For whatever confusion or concern that was prompted by GEMS start, it has since been replaced with pride and respect, for time and time again, this team of professionals has proven to be the difference between life and death. Tufts says GEMS is “very selective” when it comes to choosing staff, and she credits GEMS industry distinction to the dedication, discipline and devotion of a team that doesn’t simply approach their fulfilling of duty in career terms, but something closer to a life’s calling to help and serve others. Tufts says some GEMS personnel have been there since the very inception of the service, and among the volunteer component, there are some who’ve been so committed as to advance their training to the level of paramedic.
More than Emergency Dispatch
GEMS has also sparkled as a provider of EMS training, not only critical to its own staff, but those in who serve in the fire department, those who serve with the police force (who also responds to every 9-1-1 call) and literally thousands of community residents which includes area school children. What began as a first aid program benefitting area third graders has now grown into an education curriculum that serves students from grades 6 to 12; teaching them not only first aid, but also CPR and college prep health and safety courses. An intern program routinely facilitates volunteers from high schools who assist in GEMS standby duties during community events and have the opportunity to gain the credentials to actually ride along during emergency calls. Tufts says the program has helped students garner greater awareness of career possibilities, but make no mistake, this program has also helped save lives. In the recent case of one family, an Uncle had come to visit and went into cardiac arrest, two children who had completed GEMS’ CPR training, administered treatment and saved the man’s life.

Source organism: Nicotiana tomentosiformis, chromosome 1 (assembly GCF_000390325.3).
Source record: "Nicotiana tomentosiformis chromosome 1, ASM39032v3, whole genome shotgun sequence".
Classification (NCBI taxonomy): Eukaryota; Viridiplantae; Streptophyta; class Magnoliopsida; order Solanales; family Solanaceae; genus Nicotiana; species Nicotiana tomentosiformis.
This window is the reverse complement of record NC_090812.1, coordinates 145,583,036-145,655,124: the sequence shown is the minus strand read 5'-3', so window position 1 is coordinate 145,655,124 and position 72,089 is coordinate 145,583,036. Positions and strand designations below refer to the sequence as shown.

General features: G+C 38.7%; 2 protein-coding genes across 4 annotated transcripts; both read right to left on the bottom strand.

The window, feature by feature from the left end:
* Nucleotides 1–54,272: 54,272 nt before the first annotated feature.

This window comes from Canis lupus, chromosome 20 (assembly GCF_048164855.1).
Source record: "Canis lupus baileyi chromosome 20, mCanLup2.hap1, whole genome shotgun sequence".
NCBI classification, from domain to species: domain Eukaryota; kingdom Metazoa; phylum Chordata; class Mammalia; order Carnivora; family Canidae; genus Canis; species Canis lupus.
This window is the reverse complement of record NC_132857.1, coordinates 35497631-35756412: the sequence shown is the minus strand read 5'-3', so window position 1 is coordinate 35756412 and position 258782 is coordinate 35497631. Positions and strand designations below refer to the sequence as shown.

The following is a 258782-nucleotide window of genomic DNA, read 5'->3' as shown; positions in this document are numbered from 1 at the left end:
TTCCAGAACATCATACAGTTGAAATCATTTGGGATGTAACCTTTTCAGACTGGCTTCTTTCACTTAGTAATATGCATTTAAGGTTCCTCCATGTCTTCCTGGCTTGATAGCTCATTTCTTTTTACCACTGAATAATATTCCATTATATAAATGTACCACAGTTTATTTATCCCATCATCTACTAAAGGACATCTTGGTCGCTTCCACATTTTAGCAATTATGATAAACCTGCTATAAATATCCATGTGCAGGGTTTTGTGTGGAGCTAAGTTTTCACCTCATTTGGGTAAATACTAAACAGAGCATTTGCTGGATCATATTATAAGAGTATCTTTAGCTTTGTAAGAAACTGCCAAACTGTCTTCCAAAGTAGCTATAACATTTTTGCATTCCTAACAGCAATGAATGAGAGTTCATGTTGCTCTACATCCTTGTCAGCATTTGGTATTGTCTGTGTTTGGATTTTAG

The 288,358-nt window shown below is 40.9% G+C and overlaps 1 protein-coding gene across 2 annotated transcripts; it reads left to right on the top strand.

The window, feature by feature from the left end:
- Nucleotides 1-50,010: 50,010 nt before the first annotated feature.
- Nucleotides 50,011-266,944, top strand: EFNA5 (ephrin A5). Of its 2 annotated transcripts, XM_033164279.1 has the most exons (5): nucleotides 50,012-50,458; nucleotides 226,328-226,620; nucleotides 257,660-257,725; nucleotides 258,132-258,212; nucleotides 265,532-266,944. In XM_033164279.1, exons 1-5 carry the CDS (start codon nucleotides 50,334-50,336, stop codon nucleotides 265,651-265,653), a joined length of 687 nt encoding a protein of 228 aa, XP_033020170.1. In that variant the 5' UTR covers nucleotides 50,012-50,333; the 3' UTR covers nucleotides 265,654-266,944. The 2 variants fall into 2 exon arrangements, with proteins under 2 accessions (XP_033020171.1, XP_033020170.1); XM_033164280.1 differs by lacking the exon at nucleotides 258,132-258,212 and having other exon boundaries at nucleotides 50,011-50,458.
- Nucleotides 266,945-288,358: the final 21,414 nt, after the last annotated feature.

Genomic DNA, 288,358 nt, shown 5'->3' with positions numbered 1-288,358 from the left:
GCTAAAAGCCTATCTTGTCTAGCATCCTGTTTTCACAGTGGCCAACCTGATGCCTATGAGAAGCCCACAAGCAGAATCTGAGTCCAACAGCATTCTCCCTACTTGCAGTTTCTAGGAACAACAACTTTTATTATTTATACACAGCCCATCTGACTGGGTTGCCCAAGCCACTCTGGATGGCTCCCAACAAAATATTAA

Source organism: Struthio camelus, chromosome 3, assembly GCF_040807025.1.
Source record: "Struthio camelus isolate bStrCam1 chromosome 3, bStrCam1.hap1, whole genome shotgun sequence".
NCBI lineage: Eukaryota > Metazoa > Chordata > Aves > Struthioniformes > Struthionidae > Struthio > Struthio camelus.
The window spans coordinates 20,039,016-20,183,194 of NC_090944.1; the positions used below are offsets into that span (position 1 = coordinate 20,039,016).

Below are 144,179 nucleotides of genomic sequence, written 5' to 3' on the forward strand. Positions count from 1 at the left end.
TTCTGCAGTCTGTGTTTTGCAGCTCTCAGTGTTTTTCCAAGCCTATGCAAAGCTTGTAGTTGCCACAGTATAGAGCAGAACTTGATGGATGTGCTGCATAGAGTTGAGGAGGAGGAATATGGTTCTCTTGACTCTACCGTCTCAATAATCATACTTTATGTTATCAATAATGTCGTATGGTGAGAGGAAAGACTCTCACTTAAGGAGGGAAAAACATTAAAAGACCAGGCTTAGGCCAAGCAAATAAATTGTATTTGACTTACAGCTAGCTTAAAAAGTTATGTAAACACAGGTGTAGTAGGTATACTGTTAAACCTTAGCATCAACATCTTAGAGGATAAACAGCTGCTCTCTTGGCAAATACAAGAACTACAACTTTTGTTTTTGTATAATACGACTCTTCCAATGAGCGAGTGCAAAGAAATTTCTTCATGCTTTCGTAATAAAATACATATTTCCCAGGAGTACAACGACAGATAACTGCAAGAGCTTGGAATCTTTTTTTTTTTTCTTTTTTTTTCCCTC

GEMS has also been instrumental in the distribution of Automated External Defibrillators (AEDS) which can be found among area schools, libraries, gyms and beaches, readily accessible for use should a need ever arise. The police have also been equipped with these live-saving tools to complement the EMT training they are mandated to undertake, but as Tufts says, “The police here are integral partners of our service, and they appreciate being able to help in a cardiac arrest beyond the other kind of arrests they deal with.”